Lake Eyre

Lake Eyre – Australia’s largest lake or largest saltpan

Turning off the Oodnadatta track I head towards Lake Eyre north to the Halligan Bay campground. Lake Eyre occurs in Kati Thanda-Lake Eyre national park and is the largest lake in Australia and also the lowest point at 15 meters below sea level. It has only filled up 3 times in the last 150 years. Otherwise it remains a dry saltpan or has the odd filling every several years. The track can be pretty badly corrugated in sections. I dropped my tyre pressures down a little to help soften the ride. The track passes through a cattle property so there were quite a few livestock around near a spring fed dam.

A good distance in I come to a memorial to Caroline Grossmueller, an Austrian tourist who died here in 1998 after the 4wd her partner and her were using got bogged in soft sand at the campgrounds. After 4 days waiting for rescue with no one coming, she attempted to walk back out to William Creek hotel only making it halfway before dying of heat exposure, with summer temperatures at the time over 40 degrees Celsius. The couple had plenty of food and water to survive for weeks in their car along with a large full water tank at the campgrounds, but chose to walk instead of wait.

The landscape changes from sandy to a gibber plain, very much like a moonscape.

I eventually come to a fork in the road and take a quick detour to ABC Bay, which is basically a bay named after the Australian Broadcasting Corporation who did some filming there some years back when the lake was full.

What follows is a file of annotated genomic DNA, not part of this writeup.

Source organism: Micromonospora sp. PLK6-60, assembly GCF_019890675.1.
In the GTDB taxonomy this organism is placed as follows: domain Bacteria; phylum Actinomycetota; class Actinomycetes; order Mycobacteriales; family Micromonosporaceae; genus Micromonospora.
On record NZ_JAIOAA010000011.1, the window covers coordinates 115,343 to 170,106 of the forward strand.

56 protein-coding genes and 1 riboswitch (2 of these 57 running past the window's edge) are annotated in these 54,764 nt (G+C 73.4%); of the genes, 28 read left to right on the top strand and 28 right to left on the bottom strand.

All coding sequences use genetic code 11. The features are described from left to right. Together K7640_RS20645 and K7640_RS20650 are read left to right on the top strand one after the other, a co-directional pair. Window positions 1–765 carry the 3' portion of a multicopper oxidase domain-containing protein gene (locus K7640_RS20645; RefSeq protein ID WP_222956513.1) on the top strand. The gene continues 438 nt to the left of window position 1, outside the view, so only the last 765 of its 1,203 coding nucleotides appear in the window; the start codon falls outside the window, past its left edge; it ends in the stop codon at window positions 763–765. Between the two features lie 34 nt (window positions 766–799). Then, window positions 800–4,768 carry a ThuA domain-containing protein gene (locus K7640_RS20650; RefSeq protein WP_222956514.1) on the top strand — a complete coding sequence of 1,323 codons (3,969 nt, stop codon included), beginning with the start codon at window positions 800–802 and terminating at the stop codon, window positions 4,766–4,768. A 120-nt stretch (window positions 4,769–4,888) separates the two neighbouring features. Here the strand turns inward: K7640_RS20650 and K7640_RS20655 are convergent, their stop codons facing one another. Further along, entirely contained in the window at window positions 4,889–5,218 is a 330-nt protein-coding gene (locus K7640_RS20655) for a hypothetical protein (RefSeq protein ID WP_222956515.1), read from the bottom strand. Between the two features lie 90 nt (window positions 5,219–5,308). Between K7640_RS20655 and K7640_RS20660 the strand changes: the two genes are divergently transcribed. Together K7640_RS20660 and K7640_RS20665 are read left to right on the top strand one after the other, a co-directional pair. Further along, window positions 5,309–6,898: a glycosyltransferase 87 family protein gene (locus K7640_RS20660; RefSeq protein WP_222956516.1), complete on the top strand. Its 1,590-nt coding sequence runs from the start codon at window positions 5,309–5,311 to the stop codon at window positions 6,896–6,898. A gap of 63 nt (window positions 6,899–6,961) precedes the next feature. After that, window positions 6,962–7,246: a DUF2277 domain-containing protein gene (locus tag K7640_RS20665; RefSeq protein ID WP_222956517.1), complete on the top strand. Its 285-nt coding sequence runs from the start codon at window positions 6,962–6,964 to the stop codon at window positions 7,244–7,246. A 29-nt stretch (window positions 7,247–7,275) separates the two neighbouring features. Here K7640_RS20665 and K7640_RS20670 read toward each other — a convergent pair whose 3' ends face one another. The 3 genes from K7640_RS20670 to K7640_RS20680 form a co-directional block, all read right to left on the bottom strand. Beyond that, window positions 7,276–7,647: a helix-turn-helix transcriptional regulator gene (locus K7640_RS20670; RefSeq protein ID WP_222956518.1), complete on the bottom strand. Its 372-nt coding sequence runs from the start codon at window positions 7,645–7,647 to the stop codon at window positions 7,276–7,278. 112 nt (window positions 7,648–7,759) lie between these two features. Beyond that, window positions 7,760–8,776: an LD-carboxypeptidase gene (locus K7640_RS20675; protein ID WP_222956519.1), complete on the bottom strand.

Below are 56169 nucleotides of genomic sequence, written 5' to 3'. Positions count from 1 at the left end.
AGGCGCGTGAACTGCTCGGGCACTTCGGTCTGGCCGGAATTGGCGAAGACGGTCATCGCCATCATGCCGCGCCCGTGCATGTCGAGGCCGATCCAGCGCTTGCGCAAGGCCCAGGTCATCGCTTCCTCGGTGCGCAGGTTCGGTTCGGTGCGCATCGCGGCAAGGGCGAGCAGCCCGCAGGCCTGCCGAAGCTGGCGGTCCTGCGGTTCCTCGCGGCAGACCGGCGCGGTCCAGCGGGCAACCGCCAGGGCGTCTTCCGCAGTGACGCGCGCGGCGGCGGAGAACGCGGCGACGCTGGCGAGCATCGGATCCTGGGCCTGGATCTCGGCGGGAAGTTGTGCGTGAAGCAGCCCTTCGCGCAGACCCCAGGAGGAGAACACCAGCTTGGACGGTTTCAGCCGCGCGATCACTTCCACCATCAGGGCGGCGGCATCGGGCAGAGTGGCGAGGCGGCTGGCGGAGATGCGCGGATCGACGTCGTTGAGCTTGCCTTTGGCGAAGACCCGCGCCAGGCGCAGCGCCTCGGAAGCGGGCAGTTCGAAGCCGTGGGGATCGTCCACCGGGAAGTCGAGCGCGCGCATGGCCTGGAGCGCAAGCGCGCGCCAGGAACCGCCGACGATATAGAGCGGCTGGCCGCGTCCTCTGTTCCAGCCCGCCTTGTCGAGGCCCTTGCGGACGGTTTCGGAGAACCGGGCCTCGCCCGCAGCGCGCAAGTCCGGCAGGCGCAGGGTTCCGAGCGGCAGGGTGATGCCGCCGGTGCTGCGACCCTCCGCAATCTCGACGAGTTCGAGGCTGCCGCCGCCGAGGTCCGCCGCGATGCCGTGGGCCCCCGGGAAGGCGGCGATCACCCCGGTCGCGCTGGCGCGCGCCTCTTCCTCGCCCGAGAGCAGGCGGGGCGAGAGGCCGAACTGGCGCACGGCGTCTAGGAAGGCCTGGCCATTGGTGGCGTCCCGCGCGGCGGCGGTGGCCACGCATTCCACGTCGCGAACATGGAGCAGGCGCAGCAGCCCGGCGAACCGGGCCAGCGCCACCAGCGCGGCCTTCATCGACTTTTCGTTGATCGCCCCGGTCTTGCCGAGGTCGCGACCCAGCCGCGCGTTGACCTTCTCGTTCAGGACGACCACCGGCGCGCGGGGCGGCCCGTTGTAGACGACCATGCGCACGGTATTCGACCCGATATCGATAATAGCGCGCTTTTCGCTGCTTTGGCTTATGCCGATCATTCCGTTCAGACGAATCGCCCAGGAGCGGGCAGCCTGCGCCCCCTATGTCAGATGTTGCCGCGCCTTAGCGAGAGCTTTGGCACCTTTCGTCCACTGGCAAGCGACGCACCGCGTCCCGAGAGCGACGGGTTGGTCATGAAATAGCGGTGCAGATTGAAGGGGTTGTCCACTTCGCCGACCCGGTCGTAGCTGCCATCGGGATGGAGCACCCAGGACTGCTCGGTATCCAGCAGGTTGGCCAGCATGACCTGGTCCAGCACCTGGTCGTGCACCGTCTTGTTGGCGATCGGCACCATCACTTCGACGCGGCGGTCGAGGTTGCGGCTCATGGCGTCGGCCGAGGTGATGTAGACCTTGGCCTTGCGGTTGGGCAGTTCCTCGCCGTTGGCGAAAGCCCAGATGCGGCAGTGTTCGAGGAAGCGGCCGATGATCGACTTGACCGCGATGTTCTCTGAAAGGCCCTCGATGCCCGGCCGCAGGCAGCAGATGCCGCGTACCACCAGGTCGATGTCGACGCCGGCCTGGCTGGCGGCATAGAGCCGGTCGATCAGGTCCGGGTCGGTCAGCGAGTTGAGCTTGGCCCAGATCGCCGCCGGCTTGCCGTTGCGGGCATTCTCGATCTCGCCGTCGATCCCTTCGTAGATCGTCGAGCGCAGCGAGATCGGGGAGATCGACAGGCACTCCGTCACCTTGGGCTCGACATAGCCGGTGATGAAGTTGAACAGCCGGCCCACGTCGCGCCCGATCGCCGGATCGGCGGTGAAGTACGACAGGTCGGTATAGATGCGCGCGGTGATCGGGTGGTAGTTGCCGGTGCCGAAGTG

Back out I head in to Halligan Bay campgrounds. There were pit toilets and shelters available with plenty of campground area.

I walked down to the dry lakes edge with the gleaming surface of the salt lake shining in the midday sun. I was expecting more salt on top, but was more of a muddy sediment crust. When I pushed my hand down hard into the crust I could break through the surface into the moist black clay and sandy ooze. It is illegal to drive on the lake for good reason. If you were to drive on it and break through the top crust the car would sink into the ooze and be impossible to recover without external help. I camped here 2 nights, the first alone and the second with several 4wd’s. The sunrises and sunsets were quite magical with plenty of colours stretching up in to space, from reds, yellows oranges then into space blue.

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Brett is a film maker, hiker, adventurer and Defender owner. He loves the outdoors and feels most at home travelling remote outback places in Australia. The idea of waiting till retirement to begin exploring Australia is not the path Brett has chosen, instead choosing to live life now. Join him on his adventures.

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